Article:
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When Doing Good to Drive Sales, Authenticity Matters

Brands using causes to push themselves face consumer skepticism

Even if consumers aren’t familiar with the phrase “cause marketing,” it is certain that they are acquainted with the concept of spending money to support positive actions. According to a new eMarketer report, “Marketing 'Good': How Causes Can Convert Online Shoppers,” a majority of US internet users have been moved to purchase because of a cause.

Increasingly, though, shoppers expect greater accountability from companies involved in cause marketing and reassurance that their support is making a difference. It’s no longer enough to make vague promises and stick a feel-good label on a product.

Edelman’s 2012 global “goodpurpose” study found a growing number of consumers considered “social purpose,” the leading purchase driver when quality and price were equal. And, increasingly, consumers worldwide didn’t see a contradiction in brands profiting from supporting causes. Seventy-six percent said it was OK for brands to make money as a result of social purpose, a 33% increase from 2008.

But while consumers prefer to put dollars behind brands focused on positive social efforts, they are skeptical about overhyped claims and potentially fatigued by the number of marketing efforts vying for their attention. AYTM Market Research found in October that only 10% of consumers thought cause campaigns were always sincere, with the largest set (41%) believing that campaigns were insincere about half of the time.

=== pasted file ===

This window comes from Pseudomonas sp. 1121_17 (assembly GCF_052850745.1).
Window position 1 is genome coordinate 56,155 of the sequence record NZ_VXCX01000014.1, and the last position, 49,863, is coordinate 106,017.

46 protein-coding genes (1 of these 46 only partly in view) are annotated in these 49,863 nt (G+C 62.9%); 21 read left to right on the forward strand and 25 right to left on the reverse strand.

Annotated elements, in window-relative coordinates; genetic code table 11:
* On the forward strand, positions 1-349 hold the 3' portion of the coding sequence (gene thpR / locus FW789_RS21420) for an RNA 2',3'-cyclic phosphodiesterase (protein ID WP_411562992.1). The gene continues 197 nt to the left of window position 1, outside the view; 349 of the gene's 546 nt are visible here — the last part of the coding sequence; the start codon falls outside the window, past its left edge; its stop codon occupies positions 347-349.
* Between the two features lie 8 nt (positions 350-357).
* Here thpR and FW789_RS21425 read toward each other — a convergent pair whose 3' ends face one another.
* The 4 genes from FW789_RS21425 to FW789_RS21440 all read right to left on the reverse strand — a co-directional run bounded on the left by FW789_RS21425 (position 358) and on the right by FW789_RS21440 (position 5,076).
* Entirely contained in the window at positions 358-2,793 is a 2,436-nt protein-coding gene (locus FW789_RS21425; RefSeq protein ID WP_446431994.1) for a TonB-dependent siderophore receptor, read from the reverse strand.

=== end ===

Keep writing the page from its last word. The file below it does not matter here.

To employ cause marketing authentically and effectively, there are a number of approaches brands can take. Humanizing the company using the immediacy of photos and video, especially combined with social media, can magnify a message. Working with nonprofits that align with a brand’s customer base is also important.

Finally, transparency around the company’s goals and actions is essential. Customers want to know not only where their money is going but what good it has done.

And companies shouldn’t be afraid to show failures as well as successes. According to Craig Bida, executive vice president at Cone Communications, “We know that about 70% of consumers say ‘Don’t tell me you’re perfect about your corporate social responsibility efforts, don’t tell me you’re perfect as a company, because I know you’re not perfect ... But tell me where you’re going and where you are.’”


The full report, “Marketing 'Good': How Causes Can Convert Online Shoppers,” also answers these key questions:

  • Are shoppers willing to pay more for products that support their beliefs?
  • Which age group is most likely to make mobile donations?
  • Do social media users follow charitable organizations?

This report is available to eMarketer corporate subscription clients only. eMarketer clients, log in and view the report now.


Check out today’s other articles, “How Are Smartphone and PC Internet Users Different?” and “Total Ad Spend in Latin America Growing at Fastest Pace Worldwide.”

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